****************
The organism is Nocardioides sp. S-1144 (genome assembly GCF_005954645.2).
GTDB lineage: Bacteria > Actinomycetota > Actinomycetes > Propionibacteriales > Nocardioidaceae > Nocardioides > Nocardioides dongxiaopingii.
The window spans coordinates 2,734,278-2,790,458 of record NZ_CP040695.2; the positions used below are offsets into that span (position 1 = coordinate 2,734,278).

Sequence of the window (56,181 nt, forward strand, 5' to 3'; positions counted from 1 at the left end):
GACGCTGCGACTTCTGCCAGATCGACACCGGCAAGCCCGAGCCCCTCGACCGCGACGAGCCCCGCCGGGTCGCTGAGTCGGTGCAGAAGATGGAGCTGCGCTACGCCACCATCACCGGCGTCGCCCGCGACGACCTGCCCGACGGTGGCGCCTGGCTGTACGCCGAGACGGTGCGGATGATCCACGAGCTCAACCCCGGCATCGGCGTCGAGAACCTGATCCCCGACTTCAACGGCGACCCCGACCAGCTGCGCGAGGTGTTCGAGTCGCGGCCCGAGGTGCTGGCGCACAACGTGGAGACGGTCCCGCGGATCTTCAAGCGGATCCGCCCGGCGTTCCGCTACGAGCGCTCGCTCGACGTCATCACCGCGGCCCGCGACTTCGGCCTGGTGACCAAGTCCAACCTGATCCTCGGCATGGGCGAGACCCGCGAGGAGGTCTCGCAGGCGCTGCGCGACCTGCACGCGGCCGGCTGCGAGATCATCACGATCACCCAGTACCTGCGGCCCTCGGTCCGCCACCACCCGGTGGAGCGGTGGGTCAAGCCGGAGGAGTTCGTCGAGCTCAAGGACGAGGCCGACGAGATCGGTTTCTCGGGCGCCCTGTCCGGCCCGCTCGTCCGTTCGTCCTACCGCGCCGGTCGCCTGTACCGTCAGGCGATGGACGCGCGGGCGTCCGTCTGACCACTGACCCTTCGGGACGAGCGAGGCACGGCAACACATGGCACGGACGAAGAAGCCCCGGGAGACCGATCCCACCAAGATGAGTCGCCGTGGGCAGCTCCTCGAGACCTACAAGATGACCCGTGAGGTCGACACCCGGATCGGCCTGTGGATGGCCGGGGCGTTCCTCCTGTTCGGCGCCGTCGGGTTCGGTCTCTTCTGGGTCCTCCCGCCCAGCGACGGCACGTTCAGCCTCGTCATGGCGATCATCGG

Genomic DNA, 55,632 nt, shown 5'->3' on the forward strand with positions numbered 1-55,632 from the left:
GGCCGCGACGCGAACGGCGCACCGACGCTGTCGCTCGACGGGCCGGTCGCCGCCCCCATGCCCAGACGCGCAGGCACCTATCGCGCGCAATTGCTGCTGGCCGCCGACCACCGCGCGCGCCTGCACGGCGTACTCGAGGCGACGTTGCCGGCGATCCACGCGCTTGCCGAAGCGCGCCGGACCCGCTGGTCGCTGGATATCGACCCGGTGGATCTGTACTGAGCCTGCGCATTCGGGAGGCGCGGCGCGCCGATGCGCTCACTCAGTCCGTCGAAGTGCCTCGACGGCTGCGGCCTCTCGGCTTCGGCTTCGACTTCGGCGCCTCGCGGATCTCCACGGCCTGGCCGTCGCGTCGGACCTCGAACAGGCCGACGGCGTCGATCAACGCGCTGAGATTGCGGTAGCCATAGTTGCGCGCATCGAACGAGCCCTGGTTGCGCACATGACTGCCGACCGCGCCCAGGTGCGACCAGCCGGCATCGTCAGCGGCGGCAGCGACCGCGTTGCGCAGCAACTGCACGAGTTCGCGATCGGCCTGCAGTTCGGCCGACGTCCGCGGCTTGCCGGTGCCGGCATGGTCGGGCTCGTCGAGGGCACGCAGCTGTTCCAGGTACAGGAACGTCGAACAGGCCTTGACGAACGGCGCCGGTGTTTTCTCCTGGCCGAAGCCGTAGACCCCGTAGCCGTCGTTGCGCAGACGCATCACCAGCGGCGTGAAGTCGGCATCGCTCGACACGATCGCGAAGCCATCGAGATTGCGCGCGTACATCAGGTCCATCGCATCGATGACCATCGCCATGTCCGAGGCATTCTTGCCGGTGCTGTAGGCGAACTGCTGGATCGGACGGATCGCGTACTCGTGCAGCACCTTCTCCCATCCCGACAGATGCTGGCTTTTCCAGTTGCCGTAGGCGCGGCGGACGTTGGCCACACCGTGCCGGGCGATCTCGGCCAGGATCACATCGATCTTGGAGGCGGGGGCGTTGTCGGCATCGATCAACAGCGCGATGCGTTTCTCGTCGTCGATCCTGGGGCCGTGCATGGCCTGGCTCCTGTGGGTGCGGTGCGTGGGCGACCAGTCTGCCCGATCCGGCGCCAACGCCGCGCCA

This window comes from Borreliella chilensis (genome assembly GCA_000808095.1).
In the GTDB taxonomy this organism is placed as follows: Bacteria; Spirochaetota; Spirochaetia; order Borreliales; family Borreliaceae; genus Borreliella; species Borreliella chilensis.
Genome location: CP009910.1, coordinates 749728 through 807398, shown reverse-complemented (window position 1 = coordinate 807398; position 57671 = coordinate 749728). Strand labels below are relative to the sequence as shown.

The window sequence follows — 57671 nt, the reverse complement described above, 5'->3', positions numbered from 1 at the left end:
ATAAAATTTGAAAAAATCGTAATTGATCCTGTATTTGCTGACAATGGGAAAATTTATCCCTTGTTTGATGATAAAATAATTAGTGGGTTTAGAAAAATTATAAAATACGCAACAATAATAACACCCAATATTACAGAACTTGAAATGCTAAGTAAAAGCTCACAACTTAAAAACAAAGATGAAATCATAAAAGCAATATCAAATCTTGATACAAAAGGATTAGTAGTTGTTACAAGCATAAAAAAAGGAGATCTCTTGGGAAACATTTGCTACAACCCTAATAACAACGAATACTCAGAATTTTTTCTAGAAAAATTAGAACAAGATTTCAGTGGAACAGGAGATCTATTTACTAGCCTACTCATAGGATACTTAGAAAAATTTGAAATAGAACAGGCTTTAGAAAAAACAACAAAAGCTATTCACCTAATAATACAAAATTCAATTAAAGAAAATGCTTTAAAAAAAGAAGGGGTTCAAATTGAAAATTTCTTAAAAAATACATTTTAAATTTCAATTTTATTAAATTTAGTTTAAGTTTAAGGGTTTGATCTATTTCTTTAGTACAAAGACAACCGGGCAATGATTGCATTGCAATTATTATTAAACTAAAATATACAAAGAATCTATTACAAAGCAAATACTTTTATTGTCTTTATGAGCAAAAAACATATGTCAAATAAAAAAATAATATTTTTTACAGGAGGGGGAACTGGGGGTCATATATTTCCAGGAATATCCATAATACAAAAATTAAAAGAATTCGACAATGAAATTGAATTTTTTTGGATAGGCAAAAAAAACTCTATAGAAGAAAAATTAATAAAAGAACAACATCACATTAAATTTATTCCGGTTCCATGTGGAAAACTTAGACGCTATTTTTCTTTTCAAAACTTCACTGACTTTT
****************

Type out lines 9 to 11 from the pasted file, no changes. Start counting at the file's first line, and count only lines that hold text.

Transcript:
In the GTDB taxonomy this organism is placed as follows: Bacteria; Spirochaetota; Spirochaetia; order Borreliales; family Borreliaceae; genus Borreliella; species Borreliella chilensis.
Genome location: CP009910.1, coordinates 749728 through 807398, shown reverse-complemented (window position 1 = coordinate 807398; position 57671 = coordinate 749728). Strand labels below are relative to the sequence as shown.

The window sequence follows — 57671 nt, the reverse complement described above, 5'->3', positions numbered from 1 at the left end: